The Quality of Family Life

The quality of family life influences the development of individual differences in vulnerability for affective illnesses. Victims of childhood physical or sexual abuse or parental neglect are at considerably greater risk for affective disorders. Epidemiological studies provide compelling support for the association between cumulative, adverse childhood experiences and the risk for depression. This association remains significant when adjusting for living with a mentally ill parent, thus removing the effects of a gene-environment correlation.

Moreover, there is commonly a dose-response relationship between the number of types of adversity associated and the magnitude of the risk for depression. Statistical modeling demonstrates mediation by multiple intermediate variables, potentially acting with different degrees of effects at varying life stages. These include personality (neuroticism), low self-esteem, conduct disorder, increased risk of adverse life events, low social support, and difficulties in interpersonal relationships.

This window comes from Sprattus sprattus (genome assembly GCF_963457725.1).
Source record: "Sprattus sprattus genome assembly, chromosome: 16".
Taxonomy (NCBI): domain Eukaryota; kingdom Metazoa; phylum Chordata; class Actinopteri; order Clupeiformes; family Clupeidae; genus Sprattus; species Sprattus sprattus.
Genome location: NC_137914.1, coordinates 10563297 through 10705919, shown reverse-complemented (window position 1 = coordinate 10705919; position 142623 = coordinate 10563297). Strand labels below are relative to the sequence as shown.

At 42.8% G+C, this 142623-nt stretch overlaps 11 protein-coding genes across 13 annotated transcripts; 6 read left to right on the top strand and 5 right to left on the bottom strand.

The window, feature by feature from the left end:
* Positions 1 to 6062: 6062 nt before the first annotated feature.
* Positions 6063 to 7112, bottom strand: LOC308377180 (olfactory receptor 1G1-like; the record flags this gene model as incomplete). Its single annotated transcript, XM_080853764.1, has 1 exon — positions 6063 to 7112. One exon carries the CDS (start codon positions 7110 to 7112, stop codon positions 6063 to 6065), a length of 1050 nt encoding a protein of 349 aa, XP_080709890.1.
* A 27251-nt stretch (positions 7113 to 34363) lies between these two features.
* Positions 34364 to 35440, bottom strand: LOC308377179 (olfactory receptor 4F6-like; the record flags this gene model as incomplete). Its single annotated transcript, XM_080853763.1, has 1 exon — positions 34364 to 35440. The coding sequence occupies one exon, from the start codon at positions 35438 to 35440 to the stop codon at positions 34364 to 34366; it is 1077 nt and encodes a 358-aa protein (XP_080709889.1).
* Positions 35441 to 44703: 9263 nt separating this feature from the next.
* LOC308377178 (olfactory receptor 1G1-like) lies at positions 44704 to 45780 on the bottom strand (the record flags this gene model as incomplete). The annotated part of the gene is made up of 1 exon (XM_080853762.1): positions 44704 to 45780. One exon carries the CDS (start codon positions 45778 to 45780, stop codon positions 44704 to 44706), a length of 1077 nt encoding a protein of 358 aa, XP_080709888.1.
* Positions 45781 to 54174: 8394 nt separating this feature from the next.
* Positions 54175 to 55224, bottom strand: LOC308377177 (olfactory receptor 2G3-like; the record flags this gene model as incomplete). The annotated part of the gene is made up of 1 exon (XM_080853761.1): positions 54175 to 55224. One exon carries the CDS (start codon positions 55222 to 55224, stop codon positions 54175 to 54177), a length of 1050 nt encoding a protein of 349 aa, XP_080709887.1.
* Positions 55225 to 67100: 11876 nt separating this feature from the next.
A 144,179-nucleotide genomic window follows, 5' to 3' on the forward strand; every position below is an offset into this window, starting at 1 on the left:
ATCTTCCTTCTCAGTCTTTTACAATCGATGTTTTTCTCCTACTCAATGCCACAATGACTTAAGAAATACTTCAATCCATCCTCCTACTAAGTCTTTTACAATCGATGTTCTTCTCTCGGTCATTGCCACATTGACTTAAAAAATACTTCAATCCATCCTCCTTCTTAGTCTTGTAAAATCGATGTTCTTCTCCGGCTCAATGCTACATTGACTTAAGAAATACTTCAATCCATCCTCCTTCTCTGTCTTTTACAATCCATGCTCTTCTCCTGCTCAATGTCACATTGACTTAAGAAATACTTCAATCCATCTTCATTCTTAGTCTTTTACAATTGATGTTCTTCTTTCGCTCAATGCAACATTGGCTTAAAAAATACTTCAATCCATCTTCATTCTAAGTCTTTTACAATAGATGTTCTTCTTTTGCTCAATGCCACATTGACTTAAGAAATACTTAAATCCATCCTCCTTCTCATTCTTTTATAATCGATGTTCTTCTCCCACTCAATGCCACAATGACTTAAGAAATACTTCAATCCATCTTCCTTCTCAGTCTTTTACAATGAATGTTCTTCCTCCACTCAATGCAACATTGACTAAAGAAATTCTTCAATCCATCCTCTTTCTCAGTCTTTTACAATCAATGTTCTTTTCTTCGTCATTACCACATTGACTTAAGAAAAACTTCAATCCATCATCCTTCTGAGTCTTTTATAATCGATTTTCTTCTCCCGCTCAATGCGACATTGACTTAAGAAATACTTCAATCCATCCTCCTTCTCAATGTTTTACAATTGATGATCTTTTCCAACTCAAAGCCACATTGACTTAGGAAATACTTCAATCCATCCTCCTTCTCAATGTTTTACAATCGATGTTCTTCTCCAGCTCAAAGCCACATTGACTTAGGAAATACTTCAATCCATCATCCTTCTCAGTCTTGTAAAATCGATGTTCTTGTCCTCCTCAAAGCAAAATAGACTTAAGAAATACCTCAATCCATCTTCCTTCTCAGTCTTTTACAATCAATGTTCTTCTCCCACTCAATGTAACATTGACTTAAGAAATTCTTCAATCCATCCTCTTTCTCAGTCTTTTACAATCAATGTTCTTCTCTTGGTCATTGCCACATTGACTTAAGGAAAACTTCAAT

The results of prospective, longitudinal studies confirm the link between abuse/neglect and depression. Moreover, childhood maltreatment also associates with an increased severity of illness, reduced treatment responsivity, and increased comorbidity.

Broader forms of familial dysfunction including persistent emotional and physical neglect, family conflict, cold, distant parent-child relationships, and conditions of harsh, inconsistent discipline compromise cognitive and emotional development and increase the risk for depression and anxiety disorders to a level comparable to that for abuse. Family life also serves as a source of resilience in the face of chronic stress.  Thus, warm, nurturing families tend to promote resistance to stress and to diminish vulnerability to stress-induced illness. The epidemiology of affective disorders reflects the profound influence of family life on neural development and mental health.